Granted, any character created by Grant Morrison and Frank Quitely is best kept to their body of work. Even more so when the character is a tribute to Mr. Toad from Kenneth Grahame's The Wind in the Willows. There was such joy to seeing a brand-new villain who completely epitomized the comic book medium and all its infinite wackiness.

Mister Toad went on to appear in the Beware the Batman TV show after his comic book debut. Sadly, in the comics, it was revealed that the Joker put an end to him. With the Multiverse, though, it's possible that he might make a return in a future story.


Dollmaker in Batman

The Dollmaker inadvertently became a part of one of the greatest Joker storylines ever when he helped the villain peel off his face for Death of the Family. It was such a twisted and unexpected event that could've turned Dollmaker into a big-time and feared DC villain.

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Much like Professor Pyg, though, the Dollmaker is perhaps a little too dark and maniacal for anything outside of the New 52 universe. While it's possible to still tell tales involving the character, he shares more in common with Leatherface from the Texas Chainsaw Massacre than he does with other comic book supervillains. He's not exactly family-friendly, you know.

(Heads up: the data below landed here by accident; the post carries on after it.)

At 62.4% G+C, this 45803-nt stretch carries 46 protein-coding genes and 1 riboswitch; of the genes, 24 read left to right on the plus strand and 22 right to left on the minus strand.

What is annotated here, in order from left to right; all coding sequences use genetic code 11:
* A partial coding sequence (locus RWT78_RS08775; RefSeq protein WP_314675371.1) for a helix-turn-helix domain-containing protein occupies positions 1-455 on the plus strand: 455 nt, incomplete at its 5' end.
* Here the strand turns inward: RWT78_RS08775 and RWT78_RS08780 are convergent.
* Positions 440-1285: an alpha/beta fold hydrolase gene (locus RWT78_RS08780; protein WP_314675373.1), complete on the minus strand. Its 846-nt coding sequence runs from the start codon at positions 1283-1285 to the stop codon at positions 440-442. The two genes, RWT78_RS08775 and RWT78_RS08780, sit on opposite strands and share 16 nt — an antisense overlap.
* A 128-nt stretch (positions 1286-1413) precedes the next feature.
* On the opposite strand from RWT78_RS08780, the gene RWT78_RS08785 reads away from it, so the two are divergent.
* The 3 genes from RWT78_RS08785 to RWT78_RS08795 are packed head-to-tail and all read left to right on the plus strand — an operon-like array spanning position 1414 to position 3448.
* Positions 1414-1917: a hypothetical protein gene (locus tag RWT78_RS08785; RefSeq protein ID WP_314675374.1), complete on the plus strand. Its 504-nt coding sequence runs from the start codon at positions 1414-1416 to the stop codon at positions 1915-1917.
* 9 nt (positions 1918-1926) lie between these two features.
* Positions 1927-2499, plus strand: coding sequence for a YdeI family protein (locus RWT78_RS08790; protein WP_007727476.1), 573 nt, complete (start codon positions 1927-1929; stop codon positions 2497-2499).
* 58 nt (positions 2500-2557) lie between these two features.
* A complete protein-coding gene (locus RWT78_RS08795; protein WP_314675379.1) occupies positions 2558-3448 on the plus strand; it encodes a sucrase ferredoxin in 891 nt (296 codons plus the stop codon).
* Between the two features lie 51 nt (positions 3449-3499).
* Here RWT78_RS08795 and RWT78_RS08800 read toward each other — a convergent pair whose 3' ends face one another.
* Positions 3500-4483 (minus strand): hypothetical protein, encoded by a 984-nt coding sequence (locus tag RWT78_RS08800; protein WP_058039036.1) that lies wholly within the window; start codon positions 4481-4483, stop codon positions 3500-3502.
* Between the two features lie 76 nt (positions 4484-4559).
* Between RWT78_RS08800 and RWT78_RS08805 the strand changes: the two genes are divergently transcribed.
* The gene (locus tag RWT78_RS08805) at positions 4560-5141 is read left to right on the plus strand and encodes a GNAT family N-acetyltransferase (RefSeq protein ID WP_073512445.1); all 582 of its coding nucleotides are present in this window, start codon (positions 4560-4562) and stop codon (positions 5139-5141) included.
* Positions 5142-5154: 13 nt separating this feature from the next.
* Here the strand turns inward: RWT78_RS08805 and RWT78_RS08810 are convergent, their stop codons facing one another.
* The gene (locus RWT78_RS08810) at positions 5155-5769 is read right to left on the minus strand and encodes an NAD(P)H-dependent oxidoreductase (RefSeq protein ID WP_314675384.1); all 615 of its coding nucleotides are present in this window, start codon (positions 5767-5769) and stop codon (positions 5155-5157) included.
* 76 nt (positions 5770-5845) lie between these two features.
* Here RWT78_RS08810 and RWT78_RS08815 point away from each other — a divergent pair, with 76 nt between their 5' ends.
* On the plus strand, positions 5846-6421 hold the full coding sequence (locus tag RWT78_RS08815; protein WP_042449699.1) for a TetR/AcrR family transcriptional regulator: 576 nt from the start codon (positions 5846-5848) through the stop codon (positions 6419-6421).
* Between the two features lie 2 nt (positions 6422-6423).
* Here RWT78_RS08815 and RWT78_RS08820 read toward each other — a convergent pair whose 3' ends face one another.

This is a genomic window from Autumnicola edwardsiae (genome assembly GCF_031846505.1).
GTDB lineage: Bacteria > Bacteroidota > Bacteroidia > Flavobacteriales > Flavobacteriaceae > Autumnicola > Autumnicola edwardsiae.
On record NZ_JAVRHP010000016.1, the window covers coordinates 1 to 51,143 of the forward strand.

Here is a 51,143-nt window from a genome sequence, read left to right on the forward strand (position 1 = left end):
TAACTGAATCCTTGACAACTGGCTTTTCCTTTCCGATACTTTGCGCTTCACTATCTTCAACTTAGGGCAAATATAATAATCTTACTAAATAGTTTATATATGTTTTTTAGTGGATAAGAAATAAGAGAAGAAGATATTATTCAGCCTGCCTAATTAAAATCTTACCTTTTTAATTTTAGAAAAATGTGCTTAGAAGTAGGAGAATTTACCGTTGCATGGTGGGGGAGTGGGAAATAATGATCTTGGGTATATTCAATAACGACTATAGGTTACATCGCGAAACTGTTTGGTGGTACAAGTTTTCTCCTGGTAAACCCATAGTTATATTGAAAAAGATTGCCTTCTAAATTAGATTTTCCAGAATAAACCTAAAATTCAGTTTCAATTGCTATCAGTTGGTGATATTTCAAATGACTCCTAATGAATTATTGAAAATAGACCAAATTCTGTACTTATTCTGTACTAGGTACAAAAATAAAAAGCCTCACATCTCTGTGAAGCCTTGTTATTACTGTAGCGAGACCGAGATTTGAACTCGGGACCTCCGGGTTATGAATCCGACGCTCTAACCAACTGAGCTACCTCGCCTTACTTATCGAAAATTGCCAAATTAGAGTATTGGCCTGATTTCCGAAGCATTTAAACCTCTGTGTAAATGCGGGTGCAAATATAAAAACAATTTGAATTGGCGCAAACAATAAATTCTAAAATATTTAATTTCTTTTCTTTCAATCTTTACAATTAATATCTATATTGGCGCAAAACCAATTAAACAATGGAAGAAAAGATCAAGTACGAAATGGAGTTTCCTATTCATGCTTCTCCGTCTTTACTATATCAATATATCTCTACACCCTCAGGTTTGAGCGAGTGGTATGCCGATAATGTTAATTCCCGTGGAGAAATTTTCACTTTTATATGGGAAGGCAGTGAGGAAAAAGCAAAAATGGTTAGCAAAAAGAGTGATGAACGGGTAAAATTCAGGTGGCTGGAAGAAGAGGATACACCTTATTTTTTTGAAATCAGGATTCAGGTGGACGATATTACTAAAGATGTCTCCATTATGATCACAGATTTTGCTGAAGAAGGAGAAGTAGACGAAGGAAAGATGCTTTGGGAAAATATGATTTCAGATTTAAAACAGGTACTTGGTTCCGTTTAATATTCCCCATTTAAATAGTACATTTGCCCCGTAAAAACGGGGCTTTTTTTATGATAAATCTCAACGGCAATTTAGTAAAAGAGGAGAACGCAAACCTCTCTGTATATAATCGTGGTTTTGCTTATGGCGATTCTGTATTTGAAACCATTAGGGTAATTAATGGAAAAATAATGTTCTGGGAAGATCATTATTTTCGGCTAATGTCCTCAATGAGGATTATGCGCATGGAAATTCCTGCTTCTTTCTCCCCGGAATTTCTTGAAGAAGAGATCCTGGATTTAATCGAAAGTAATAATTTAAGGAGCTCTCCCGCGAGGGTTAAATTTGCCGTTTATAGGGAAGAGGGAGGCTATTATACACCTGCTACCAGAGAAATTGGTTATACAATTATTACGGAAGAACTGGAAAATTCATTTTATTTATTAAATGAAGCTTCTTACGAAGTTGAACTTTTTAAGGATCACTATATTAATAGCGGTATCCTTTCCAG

Mr Bloom 1 Header

Created by Scott Snyder and Greg Capullo as something of an anti-Joker, Mr. Bloom was a floral foe who captured the imagination as soon as he debuted in DC Comics. From his distinct look to the way he carried himself, there was something haunting about this new character from the get-go.

Appearing at the tail end of the New 52, Mr. Bloom hasn't been a feature in Rebirth to date. While it's still early days and he hasn't been away for too long, there's a demand to see more of this intriguing villain who served as a power-broker for Gotham City's underworld.


Tiger Moth versus Nightwing

By name alone, Tiger Moth is one of the weirdest Batman villains. Seriously, Tiger Moth? Did the writers run out of inspiration and start slapping together random names at that point? Generally seen as a small-fry villain, Tiger Moth first appeared in Batman #181 in 1966.

The villainess tends to operate with the team of Dragon Fly and Silken Spider, and they're often inseparable in the comics. While Tiger Moth is often considered about as dangerous as a slice of cheese, she was under the employ of Ra's al Ghul in one storyline. Having her join the League of Assassins permanently wouldn't be a bad idea.